Monday, January 7, 2013

Surfacing ~ Margaret Atwood

I've been a little back-logged on reviews - I have some written for books I read in 2012 but haven't posted yet, and others I haven't even written.  So I'm playing catch up in January.  I read Surfacing at the end of December.  It was the third book I read by Margaret Atwood last year, and my third reminder of why she's so good.  I'm not sure how I haven't read her entire back-list yet, but I definitely intend to do so eventually.

Surfacing is written in the first-person, narrated by an unnamed woman who is returning to her childhood home, a rustic cabin on an island in a lake in the middle of nowhere/somewhere in Canada, to search for her father, who has gone missing.  She goes with her current lover and a married couple they're friends with, mostly because she doesn't have a car or a license.  What was meant to be a two-day trip turns into a week as the four turn against one another.  That's pretty much all I can say without giving away too much or going into excessive detail, because this isn't a novel about events.  It's a very internal novel, dealing with the narrator's thoughts, feelings, and development - the events of the novel are more incidental than anything.

Surfacing is Atwood's second novel, published in 1972, and it almost feels like an extension of The Edible Woman, her first novel.  Marian and Surfacing's narrator don't have much in common in terms of background, but the two women react similarly to the pressures and expectations society puts on them, going inside themselves in a very strange way as they detach from reality.  The narrator of Surfacing could be an older Marian, with a few more life experiences under her belt, driven so much farther than Marian went.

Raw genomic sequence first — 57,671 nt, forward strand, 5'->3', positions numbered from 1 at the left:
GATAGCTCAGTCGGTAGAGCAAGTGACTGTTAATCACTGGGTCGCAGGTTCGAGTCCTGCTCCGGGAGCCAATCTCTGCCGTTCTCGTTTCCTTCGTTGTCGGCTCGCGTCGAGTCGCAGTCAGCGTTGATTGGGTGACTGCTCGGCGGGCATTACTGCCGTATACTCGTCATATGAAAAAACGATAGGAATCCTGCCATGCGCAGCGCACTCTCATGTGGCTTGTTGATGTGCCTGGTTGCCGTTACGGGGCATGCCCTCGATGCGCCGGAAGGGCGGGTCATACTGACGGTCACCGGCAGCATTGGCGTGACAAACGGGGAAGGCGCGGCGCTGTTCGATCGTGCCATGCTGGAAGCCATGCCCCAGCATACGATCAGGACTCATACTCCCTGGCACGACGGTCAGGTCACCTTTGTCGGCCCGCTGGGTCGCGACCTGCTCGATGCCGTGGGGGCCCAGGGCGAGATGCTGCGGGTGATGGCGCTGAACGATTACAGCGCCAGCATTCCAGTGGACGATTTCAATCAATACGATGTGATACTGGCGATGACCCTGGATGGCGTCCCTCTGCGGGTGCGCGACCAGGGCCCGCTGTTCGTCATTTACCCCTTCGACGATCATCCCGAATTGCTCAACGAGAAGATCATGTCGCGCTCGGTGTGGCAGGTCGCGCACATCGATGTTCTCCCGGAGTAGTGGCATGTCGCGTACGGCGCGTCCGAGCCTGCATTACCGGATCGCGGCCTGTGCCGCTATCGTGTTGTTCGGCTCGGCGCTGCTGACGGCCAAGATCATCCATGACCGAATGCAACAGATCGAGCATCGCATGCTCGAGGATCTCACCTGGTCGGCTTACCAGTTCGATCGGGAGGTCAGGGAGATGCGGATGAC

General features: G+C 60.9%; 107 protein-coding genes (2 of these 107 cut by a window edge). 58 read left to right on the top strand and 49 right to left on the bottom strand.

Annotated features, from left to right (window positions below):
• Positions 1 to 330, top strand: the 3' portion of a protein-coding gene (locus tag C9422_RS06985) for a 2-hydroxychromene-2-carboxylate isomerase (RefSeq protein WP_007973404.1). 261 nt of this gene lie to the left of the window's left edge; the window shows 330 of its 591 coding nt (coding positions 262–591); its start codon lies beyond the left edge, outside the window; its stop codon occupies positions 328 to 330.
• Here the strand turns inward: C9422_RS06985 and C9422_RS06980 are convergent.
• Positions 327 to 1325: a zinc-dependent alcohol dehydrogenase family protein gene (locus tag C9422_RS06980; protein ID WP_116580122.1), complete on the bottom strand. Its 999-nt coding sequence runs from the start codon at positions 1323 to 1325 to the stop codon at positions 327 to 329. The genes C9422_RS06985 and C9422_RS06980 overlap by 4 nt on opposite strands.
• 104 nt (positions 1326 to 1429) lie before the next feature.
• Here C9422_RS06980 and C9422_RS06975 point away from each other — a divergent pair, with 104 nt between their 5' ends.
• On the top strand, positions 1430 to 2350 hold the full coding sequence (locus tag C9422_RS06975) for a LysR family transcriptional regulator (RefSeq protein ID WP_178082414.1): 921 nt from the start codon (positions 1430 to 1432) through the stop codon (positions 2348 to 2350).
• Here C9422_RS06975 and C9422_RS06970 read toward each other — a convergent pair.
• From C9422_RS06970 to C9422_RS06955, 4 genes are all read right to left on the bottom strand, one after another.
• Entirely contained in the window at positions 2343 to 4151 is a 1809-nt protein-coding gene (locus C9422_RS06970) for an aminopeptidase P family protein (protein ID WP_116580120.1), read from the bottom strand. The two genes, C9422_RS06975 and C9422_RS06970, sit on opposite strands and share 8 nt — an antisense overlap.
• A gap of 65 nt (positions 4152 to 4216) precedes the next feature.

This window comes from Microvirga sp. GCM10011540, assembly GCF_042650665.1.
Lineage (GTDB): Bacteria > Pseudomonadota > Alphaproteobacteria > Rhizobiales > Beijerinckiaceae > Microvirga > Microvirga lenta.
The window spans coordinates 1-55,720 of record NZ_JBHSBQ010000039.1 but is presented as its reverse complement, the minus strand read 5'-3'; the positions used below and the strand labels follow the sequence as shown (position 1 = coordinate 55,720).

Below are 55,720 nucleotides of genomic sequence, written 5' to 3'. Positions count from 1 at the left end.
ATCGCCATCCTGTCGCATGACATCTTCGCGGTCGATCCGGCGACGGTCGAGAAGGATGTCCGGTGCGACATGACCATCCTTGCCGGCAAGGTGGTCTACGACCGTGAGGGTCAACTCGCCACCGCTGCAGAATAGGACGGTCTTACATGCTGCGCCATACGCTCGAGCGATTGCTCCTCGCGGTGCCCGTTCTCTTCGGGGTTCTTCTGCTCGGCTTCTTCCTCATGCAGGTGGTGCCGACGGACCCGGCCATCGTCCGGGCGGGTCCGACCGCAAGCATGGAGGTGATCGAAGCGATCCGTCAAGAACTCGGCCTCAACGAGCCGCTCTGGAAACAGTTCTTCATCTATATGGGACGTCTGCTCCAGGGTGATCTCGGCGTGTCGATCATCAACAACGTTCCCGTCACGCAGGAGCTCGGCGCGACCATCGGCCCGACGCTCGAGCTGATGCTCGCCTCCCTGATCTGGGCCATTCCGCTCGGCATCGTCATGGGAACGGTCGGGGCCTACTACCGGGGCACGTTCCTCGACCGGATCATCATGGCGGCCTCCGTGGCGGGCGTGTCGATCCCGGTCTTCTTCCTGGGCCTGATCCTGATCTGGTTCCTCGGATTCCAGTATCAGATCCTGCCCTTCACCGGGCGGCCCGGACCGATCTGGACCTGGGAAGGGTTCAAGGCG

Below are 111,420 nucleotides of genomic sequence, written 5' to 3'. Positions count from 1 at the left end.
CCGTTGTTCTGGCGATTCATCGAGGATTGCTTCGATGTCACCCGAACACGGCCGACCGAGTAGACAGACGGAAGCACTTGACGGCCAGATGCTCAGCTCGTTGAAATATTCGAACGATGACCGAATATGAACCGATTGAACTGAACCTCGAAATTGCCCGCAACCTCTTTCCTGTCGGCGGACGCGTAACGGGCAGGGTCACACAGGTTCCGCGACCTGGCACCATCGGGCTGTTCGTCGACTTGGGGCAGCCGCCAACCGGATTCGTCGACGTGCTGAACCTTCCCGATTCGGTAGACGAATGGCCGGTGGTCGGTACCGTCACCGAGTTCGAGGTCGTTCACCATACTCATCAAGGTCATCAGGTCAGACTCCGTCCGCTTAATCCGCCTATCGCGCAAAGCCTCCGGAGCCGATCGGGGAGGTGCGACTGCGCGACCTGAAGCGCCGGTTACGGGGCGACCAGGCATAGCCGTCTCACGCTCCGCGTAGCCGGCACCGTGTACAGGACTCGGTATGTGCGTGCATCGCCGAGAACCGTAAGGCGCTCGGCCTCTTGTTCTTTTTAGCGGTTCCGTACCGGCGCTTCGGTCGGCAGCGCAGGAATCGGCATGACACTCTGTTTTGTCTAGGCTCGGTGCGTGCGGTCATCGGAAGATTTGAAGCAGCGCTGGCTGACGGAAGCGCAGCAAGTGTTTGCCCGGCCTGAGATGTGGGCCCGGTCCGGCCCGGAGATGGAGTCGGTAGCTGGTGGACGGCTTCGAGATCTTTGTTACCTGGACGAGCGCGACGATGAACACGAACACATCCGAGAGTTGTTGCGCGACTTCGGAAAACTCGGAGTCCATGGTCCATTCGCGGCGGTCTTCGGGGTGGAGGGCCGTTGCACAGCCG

It's hard to know what to say about Surfacing without revealing too much.  The narrator's voice, however, necessitates discussion.  At the beginning, it was just bizarre.  I'm pretty sure there were several typos, even though this wasn't an old ARC that somehow surfaced (pun!), and there just seemed to be something off about her.  I even wondered is maybe she was meant to be autistic, though there was no mention of that (but was autism really a thing in 1979?).  She just seemed so detached, observing but not truly present.  And then she goes to sleep in her old home and wakes up and just seems so much more normal.  She started having relatable emotions and thoughts.  And then something happens (I won't say what) and her voice changes again, becoming even stranger than before as something snaps in her.  It was bizarre, but because of the fact that the changes seemed connects to events in the book, it worked.

This is a book that really needs to be read and reread.  I liked it, but I'm sure that I would get so much more out of it with a reread, and probably a group discussion.  It would be a fantastic pick for a book club, and maybe even a blogger read along!  Maybe one day I'll host such a thing.  In the meantime, I'll try to keep puzzling out what it all means.  It's strange and interesting and there's a lot there... I'm just not sure what it all is.


  1. Ok, I don't want to read through the whole post because I want to be completely surprised. I love Margaret Atwood and know this won't disappoint. Did you participate in the readalong we hosted earlier in the year, the one with Alias Grace? I'll admit I wasn't a fan but I'm looking forward to branching out because I've only read Cat's Eye, the rest being the dystopian works.

    1. Yes, I participated in the Alias Grace readalong. I liked it, but I probably like Surfacing a little better. It's more complicated.